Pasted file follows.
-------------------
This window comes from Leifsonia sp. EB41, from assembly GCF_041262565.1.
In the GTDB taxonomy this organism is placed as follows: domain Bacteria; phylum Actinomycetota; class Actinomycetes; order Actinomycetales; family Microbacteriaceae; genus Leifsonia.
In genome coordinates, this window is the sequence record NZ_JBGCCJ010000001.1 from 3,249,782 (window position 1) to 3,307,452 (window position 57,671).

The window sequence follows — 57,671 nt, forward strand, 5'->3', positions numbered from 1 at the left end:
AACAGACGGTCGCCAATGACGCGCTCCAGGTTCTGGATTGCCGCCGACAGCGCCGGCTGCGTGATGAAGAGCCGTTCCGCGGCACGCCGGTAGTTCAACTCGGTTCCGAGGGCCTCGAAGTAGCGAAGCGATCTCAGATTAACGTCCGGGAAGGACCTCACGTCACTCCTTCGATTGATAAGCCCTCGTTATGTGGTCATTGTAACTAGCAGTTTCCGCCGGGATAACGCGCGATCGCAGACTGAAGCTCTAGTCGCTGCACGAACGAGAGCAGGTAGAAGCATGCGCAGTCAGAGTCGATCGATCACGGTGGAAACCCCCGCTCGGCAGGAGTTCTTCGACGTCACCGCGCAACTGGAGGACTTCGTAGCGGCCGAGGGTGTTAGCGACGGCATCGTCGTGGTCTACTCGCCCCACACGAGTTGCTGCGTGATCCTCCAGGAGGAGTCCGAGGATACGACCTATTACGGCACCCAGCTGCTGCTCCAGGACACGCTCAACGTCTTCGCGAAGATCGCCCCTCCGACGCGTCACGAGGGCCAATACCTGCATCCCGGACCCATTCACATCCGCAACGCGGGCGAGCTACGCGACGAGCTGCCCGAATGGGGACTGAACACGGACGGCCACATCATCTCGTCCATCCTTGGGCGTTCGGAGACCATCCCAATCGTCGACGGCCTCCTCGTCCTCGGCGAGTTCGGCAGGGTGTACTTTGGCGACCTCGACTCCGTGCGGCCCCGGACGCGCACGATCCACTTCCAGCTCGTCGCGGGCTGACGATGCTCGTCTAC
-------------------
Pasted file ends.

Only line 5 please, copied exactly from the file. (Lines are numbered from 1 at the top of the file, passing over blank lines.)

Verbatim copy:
AACAGACGGTCGCCAATGACGCGCTCCAGGTTCTGGATTGCCGCCGACAGCGCCGGCTGCGTGATGAAGAGCCGTTCCGCGGCACGCCGGTAGTTCAACTCGGTTCCGAGGGCCTCGAAGTAGCGAAGCGATCTCAGATTAACGTCCGGGAAGGACCTCACGTCACTCCTTCGATTGATAAGCCCTCGTTATGTGGTCATTGTAACTAGCAGTTTCCGCCGGGATAACGCGCGATCGCAGACTGAAGCTCTAGTCGCTGCACGAACGAGAGCAGGTAGAAGCATGCGCAGTCAGAGTCGATCGATCACGGTGGAAACCCCCGCTCGGCAGGAGTTCTTCGACGTCACCGCGCAACTGGAGGACTTCGTAGCGGCCGAGGGTGTTAGCGACGGCATCGTCGTGGTCTACTCGCCCCACACGAGTTGCTGCGTGATCCTCCAGGAGGAGTCCGAGGATACGACCTATTACGGCACCCAGCTGCTGCTCCAGGACACGCTCAACGTCTTCGCGAAGATCGCCCCTCCGACGCGTCACGAGGGCCAATACCTGCATCCCGGACCCATTCACATCCGCAACGCGGGCGAGCTACGCGACGAGCTGCCCGAATGGGGACTGAACACGGACGGCCACATCATCTCGTCCATCCTTGGGCGTTCGGAGACCATCCCAATCGTCGACGGCCTCCTCGTCCTCGGCGAGTTCGGCAGGGTGTACTTTGGCGACCTCGACTCCGTGCGGCCCCGGACGCGCACGATCCACTTCCAGCTCGTCGCGGGCTGACGATGCTCGTCTAC